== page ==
Photos provided by Chris Cornell’s PR company
Chris Cornell‘s voice and lyrics have long been part of the American alternative rock firmament. As lead singer with proggy grunge pioneers Soundgarden, whose zenith, the genre-defining, quintuple-platinum ‘Superunknown’ album yielded a Grammy award-winning single in ‘Black Hole Sun’, Cornell’s dark, powerful vocal was the perfect medium by which to transmit the portentous material with appropriate levels of gothic gravitas.
Soundgarden themselves didn’t make it out of the ’90s (until their reunion was announced in 2010, that is), but Cornell went on to further success with those members of Rage Against the Machine who weren’t Zack de la Rocha; the Audioslave project yielded three critically-acclaimed albums. His only solo album, Euphoria Morning, was released in 1999. In 2011, Cornell embarked on his Songbook tour, a solo acoustic show which lasted the latter half of the year and took in three continents; notably, Europe wasn’t included. 2012 sees him amend that oversight; with the Continental leg still ongoing, Newcastle-upon-Tyne saw the final UK show, Cornell fresh from an acclaimed performance with Soundgarden at Download festival.
The stage setup is as relaxed as Cornell’s persona: with plain backdrop, stool, a few expensive acoustic guitars, a brace of electrics, and intriguingly, a turntable and a red old-school analogue telephone, there’s no doubt that this is to be a stripped-back show. But the instant he kicks into opener ‘Scar on the Sky’, and that enormous voice comes ripping out of the speakers, it’s apparent just how powerful a show this has the potential to be. Cornell’s guitar playing is decent enough, but it pales into insignificance when compared with the virtuosic intensity of the vocal performance. Attempting to describe the intensity of such a sound with mere words is a fruitless task, but here goes… the lower and middle registers emit a thunderous yet pillowy rumble, overlaid with a ripped treble, like a velvet dress being torn to shreds. The higher registers (and they go high – Cornell boasts over five octaves of range) variously display a buzz-saw edge, or a delicate, silken intensity, entirely depending on the emotional demands of the song. It’s not only the range, but also the tonality, that is impressively controlled: on ‘Ground Zero’, Cornell does a fine impression of a long-lost Motown artist, all yearning, soulful vocals. Elsewhere, as on the high notes of ‘As Hope And Promise Fade’, one can’t help but be reminded of Janis Joplin’s most manic moments. There’s no doubting why Cornell has been such a successful rock frontman – it would be a rare instrumentalist indeed who could match the expressiveness and intensity of his voice.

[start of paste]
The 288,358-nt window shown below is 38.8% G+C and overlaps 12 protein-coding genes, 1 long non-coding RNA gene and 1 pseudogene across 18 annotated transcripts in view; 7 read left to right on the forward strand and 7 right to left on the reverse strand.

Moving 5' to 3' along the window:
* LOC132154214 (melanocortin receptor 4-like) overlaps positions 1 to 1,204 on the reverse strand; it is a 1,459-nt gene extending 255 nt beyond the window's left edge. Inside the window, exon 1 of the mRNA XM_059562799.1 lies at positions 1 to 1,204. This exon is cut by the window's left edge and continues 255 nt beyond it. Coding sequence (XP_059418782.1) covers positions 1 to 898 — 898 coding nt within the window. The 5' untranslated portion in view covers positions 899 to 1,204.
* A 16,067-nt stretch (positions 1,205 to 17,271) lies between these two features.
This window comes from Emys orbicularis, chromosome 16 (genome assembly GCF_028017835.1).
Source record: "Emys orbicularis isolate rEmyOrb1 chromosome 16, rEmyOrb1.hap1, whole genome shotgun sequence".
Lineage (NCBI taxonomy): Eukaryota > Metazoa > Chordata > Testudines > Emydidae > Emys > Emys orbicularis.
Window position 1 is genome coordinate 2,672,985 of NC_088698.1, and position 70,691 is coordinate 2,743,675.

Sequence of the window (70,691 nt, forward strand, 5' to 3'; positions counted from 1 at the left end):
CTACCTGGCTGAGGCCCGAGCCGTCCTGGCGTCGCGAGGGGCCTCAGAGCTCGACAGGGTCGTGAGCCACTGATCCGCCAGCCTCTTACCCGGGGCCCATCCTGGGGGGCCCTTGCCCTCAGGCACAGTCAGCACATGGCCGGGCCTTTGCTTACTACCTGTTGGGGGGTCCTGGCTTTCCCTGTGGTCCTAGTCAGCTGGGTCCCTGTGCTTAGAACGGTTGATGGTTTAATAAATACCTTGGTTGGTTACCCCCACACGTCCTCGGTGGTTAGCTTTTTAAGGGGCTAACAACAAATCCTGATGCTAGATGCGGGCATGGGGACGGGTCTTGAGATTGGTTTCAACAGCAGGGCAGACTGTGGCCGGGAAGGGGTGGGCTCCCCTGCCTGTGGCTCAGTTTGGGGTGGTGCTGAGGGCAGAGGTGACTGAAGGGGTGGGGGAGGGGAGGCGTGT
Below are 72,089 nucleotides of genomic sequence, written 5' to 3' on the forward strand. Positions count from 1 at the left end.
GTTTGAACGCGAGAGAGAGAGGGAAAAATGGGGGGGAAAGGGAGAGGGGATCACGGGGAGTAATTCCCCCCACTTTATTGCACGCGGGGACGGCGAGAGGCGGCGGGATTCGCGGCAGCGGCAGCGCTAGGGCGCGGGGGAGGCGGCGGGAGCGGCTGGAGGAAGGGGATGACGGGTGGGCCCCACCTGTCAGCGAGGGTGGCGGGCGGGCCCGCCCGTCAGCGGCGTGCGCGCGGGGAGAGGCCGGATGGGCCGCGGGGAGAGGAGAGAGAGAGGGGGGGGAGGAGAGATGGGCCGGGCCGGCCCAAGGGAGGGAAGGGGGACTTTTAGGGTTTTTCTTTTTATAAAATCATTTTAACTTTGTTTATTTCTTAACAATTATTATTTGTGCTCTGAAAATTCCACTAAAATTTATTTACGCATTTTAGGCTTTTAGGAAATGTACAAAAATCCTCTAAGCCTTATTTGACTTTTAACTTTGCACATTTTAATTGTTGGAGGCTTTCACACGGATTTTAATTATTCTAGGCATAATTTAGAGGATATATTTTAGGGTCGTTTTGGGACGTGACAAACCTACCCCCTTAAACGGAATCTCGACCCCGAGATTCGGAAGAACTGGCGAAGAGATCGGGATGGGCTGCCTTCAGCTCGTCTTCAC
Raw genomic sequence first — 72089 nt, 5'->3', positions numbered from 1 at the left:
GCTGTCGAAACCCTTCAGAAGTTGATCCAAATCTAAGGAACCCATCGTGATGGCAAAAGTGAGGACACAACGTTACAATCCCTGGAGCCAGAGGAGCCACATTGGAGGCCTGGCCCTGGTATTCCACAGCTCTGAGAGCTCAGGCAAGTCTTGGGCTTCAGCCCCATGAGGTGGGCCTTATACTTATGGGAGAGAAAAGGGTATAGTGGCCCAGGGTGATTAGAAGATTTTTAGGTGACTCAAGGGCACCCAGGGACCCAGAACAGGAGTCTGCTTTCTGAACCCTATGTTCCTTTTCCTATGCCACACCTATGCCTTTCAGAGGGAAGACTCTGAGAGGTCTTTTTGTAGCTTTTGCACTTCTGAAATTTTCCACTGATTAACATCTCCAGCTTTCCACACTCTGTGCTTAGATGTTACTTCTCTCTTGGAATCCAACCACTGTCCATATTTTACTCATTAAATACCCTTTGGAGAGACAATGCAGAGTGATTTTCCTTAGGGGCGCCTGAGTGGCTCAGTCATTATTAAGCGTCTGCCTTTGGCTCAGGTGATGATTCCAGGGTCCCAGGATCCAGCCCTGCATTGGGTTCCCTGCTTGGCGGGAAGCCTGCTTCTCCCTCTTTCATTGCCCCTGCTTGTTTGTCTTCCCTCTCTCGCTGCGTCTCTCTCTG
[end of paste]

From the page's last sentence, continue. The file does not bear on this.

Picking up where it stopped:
The material is no less impressive. Variously drawn from Soundgarden and Audioslave, with notable contributions from his solo career (‘Can’t Change Me’ benefits from the minimalist presentation); the songwriting is variously touching, complex and impactful. But the most memorable part of the whole performance isn’t necessarily of Cornell’s making; a few songs in, a heckle comes: “Can I play a song with you, Chris?” A bit of respectful banter betwixt performer and audience member, and the episode appears forgotten.
But a few songs later, Cornell bravely invites said heckler up on stage to play a song. The audience holds its breath as the tousle-haired hobbit straps on an acoustic guitar and strums the first few chords… how dreadful will this be? How will Chris cut things short without making the chap feel like a failure? Anyway, a few chords in it’s clear that the young interloper has expertly prepared for his moment in the spotlight – not a finger is put wrong throughout the four minutes of ‘Spoonman’, and the singer, relaxed and shorn of instrumental responsibility, puts in arguably his best performance of the night. The rapturous standing ovation is genuinely well-deserved, and tribute to the old adage: “If you don’t ask, you don’t get.” As Cornell himself rightly opines, “He’s going to get laid tonight!”
Any negative points seem churlish in the context of what is a genuinely world-class performance. In common with all solo performances, the emphasis is on the subtleties of the material, and a love for the performer concerned; there are no fripperies to amuse the less dedicated listener, except for a couple of songs which employ vinyl backing tracks. Cornell does have a love for the obvious cover version, with Marley and the Beatles making an appearance, but for the dedicated fan, this is fantastic value; over two hours’ worth of material from an important and talented rock artist. With the legacy of grunge becoming ever more obvious with the benefit of hindsight, this is a rare chance to see a survivor of that era prove why he’s had such a long and successful career. Yet he never did pick up that red telephone… I wonder who he was expecting to call?